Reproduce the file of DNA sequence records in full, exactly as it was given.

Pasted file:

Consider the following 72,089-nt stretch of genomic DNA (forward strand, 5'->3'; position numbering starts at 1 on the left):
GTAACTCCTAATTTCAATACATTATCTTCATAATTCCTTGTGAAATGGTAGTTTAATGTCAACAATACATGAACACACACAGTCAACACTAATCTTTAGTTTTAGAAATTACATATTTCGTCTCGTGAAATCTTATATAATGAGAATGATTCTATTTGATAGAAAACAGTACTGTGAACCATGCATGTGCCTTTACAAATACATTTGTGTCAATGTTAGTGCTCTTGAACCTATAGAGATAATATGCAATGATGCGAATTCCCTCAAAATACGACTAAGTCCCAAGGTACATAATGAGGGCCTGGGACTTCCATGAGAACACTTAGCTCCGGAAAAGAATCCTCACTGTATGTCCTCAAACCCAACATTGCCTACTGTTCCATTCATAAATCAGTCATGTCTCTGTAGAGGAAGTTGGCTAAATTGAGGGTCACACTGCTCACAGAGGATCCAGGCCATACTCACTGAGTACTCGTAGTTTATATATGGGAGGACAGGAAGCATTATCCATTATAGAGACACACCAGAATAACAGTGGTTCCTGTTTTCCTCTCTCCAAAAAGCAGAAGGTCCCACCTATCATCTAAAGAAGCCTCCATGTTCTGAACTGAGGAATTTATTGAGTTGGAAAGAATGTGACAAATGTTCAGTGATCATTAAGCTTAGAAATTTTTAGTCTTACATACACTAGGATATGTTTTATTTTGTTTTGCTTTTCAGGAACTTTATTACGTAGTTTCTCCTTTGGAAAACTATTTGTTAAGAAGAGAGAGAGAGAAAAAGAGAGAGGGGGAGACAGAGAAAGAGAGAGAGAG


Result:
Consider the following 72,089-nt stretch of genomic DNA (forward strand, 5'->3'; position numbering starts at 1 on the left):
GTAACTCCTAATTTCAATACATTATCTTCATAATTCCTTGTGAAATGGTAGTTTAATGTCAACAATACATGAACACACACAGTCAACACTAATCTTTAGTTTTAGAAATTACATATTTCGTCTCGTGAAATCTTATATAATGAGAATGATTCTATTTGATAGAAAACAGTACTGTGAACCATGCATGTGCCTTTACAAATACATTTGTGTCAATGTTAGTGCTCTTGAACCTATAGAGATAATATGCAATGATGCGAATTCCCTCAAAATACGACTAAGTCCCAAGGTACATAATGAGGGCCTGGGACTTCCATGAGAACACTTAGCTCCGGAAAAGAATCCTCACTGTATGTCCTCAAACCCAACATTGCCTACTGTTCCATTCATAAATCAGTCATGTCTCTGTAGAGGAAGTTGGCTAAATTGAGGGTCACACTGCTCACAGAGGATCCAGGCCATACTCACTGAGTACTCGTAGTTTATATATGGGAGGACAGGAAGCATTATCCATTATAGAGACACACCAGAATAACAGTGGTTCCTGTTTTCCTCTCTCCAAAAAGCAGAAGGTCCCACCTATCATCTAAAGAAGCCTCCATGTTCTGAACTGAGGAATTTATTGAGTTGGAAAGAATGTGACAAATGTTCAGTGATCATTAAGCTTAGAAATTTTTAGTCTTACATACACTAGGATATGTTTTATTTTGTTTTGCTTTTCAGGAACTTTATTACGTAGTTTCTCCTTTGGAAAACTATTTGTTAAGAAGAGAGAGAGAGAAAAAGAGAGAGGGGGAGACAGAGAAAGAGAGAGAGAG